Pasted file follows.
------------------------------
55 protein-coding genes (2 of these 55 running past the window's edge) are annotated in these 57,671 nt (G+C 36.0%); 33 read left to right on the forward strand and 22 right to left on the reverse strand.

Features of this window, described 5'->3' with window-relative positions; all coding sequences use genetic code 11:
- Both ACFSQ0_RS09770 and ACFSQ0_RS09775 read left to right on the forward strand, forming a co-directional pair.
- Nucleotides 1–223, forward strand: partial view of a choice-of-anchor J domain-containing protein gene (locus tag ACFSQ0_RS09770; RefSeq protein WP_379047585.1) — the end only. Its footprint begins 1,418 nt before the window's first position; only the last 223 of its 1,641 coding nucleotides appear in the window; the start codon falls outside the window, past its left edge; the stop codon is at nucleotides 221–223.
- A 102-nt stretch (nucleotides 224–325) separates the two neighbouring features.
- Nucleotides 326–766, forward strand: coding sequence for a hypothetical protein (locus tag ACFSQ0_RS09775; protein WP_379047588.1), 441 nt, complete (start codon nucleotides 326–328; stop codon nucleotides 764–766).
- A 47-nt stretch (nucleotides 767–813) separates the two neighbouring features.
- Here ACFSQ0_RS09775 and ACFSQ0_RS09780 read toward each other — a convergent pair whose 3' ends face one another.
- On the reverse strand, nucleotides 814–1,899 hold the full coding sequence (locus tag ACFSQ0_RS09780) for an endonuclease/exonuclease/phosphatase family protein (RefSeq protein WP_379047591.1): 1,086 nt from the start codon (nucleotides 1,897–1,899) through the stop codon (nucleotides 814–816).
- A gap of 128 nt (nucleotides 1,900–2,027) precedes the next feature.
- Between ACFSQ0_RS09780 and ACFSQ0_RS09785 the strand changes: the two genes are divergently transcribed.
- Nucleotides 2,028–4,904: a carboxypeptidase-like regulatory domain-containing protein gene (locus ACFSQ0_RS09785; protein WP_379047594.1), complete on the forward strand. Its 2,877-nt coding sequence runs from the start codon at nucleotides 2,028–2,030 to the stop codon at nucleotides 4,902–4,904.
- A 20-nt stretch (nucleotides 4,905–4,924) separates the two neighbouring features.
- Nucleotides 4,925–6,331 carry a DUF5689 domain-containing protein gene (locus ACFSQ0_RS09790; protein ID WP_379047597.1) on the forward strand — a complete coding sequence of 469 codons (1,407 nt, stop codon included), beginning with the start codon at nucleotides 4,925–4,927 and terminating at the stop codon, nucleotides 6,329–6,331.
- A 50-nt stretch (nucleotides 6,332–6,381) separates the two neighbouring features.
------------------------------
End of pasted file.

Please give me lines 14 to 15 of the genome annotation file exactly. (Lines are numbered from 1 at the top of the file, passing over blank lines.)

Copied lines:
- Nucleotides 4,925–6,331 carry a DUF5689 domain-containing protein gene (locus ACFSQ0_RS09790; protein ID WP_379047597.1) on the forward strand — a complete coding sequence of 469 codons (1,407 nt, stop codon included), beginning with the start codon at nucleotides 4,925–4,927 and terminating at the stop codon, nucleotides 6,329–6,331.
- A 50-nt stretch (nucleotides 6,332–6,381) separates the two neighbouring features.